Each and every day, educators collect and use data about students, staff, and schools. Some of these data originate in individual student and staff records that are confidential or otherwise sensitive. And even those data that are a matter of public record, such as aggregate school enrollment, need to be accessed, presented, and used in an ethically responsible manner. While laws set the legal parameters that govern data use, ethics establish fundamental principles of "right and wrong" that are critical to the appropriate management and use of education data in the technology age. This guide reflects the experience and judgment of experienced data managers; while there is no mandate to follow these principles, the authors hope that the contents will prove a useful reference to others in their work.
This guide contains:
|Forum Guide to the Privacy of Student Information:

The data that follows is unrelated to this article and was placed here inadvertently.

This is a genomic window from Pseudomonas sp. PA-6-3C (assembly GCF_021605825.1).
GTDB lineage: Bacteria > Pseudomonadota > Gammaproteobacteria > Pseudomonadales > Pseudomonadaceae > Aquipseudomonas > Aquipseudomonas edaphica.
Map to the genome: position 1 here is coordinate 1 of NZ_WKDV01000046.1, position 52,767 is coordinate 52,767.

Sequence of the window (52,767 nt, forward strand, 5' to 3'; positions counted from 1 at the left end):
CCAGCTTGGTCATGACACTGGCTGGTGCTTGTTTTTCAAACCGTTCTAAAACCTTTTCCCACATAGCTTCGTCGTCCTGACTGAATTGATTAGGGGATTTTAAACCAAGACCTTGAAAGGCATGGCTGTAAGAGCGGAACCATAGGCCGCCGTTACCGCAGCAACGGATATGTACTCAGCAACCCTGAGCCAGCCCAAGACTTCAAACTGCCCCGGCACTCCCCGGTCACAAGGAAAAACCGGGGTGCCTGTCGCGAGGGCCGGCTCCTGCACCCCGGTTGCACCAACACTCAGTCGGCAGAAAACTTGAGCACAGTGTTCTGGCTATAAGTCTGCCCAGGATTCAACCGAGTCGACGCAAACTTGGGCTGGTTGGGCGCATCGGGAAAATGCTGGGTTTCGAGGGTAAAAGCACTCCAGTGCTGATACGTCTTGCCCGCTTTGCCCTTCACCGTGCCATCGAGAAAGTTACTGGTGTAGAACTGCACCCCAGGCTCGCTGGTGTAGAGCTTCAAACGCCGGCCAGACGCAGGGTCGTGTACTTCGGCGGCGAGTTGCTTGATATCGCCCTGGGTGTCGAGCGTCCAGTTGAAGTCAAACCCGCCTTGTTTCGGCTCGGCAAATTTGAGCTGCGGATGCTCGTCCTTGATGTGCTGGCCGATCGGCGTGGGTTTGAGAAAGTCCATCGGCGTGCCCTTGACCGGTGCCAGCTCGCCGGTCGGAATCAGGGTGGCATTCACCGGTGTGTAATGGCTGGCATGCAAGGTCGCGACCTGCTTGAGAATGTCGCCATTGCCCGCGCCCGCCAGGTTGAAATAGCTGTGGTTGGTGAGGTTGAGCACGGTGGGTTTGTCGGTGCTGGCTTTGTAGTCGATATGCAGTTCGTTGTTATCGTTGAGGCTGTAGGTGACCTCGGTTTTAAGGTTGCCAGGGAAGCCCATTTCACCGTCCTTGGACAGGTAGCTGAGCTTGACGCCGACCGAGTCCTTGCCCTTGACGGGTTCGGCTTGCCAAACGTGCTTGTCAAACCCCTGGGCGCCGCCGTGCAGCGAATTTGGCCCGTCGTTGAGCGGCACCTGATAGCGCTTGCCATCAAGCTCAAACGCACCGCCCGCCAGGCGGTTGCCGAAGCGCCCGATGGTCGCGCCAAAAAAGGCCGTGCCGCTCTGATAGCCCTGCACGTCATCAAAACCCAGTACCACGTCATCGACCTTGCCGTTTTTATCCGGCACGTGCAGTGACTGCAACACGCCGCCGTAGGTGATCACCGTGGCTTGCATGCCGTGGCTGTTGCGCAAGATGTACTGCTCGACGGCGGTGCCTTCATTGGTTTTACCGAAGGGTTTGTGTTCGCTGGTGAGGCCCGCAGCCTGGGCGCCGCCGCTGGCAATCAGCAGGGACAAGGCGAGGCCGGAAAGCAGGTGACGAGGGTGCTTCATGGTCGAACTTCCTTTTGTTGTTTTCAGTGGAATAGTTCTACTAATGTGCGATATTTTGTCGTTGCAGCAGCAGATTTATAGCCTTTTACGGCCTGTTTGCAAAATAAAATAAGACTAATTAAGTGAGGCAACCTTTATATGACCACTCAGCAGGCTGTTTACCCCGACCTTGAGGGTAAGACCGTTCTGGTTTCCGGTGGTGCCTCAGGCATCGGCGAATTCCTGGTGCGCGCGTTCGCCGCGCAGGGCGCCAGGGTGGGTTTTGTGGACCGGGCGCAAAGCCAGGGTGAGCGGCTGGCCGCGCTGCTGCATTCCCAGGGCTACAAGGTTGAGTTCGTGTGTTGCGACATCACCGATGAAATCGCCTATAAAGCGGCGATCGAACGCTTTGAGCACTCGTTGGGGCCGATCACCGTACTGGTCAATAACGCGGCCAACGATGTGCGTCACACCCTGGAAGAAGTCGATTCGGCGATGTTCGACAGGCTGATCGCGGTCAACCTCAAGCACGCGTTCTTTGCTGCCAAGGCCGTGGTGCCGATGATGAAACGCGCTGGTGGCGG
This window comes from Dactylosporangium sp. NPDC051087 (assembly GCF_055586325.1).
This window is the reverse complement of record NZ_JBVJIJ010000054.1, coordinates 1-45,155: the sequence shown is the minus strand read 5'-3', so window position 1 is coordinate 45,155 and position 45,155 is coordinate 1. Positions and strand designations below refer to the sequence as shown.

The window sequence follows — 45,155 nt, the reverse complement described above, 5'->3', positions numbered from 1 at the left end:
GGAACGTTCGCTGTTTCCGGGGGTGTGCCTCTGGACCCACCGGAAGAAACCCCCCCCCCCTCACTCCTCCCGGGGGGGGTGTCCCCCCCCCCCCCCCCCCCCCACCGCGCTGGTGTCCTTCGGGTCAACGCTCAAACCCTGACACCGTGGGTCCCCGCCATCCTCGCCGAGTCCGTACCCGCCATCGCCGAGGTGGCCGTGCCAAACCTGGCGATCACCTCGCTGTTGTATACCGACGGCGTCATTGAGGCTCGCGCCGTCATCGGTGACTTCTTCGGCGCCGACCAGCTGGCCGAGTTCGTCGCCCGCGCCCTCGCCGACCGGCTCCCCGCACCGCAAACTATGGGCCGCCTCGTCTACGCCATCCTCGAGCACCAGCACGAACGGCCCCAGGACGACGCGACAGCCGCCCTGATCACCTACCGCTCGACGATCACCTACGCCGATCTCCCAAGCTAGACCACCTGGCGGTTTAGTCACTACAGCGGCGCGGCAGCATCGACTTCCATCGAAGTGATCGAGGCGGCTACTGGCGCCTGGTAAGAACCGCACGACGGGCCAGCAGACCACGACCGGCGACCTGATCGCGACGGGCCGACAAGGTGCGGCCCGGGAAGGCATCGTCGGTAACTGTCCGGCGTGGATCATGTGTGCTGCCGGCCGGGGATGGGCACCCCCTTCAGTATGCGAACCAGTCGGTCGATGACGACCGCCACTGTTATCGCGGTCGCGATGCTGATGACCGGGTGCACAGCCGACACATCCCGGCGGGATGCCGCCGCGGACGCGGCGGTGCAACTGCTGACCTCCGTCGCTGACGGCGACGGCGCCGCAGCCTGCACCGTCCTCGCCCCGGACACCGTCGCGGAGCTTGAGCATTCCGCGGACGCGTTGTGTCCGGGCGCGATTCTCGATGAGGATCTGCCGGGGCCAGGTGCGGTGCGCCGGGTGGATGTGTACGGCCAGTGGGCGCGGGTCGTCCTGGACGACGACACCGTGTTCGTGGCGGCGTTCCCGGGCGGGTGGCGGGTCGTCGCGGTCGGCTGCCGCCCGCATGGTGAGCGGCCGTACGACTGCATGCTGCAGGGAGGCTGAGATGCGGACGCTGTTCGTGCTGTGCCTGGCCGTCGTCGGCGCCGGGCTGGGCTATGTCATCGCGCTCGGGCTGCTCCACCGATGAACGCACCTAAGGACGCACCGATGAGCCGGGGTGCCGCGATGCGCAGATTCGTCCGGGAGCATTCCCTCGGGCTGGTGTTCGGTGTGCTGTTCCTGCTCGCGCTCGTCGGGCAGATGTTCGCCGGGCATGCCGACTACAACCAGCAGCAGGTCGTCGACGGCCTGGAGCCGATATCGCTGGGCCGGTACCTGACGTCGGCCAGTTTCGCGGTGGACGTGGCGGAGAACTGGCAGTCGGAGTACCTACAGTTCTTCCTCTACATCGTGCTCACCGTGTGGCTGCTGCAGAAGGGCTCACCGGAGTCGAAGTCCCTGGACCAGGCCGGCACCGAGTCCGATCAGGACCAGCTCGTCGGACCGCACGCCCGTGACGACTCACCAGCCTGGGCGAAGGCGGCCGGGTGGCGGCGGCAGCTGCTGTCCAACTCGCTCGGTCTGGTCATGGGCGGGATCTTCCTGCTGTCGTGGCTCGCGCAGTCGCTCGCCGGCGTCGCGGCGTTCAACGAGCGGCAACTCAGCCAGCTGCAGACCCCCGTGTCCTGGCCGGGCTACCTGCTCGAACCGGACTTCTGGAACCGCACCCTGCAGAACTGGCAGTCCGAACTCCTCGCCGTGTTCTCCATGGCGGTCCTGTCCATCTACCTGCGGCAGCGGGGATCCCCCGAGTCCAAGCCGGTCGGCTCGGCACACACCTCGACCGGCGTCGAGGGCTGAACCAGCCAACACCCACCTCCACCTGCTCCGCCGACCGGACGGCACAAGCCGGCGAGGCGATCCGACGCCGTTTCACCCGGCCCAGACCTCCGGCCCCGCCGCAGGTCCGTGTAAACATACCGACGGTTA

A Resource for Schools
This guide was written to help school and local education agency staff to better understand and apply FERPA, a federal law that protects privacy interests of parents and students in student education records.
|Feasibility of a Student Unit Record System Within the Integrated Postsecondary Education Data System
This report describes the feasibility of collecting individual enrollment and financial aid information for each student in postsecondary education. NCES held three public meetings with key stakeholders from institutions, states and other interested parties to get feedback on such issues as burden, cost, and privacy, and to solicit information on other technical aspects of developing such a unit record system. This report details the issues discussed in these meetings. This feasibility study is an important step to determine the problems that may be encountered and the issues to be addressed if Integrated Postsecondary Education Data System were redesigned to replace five current IPEDS surveys with a unit record system.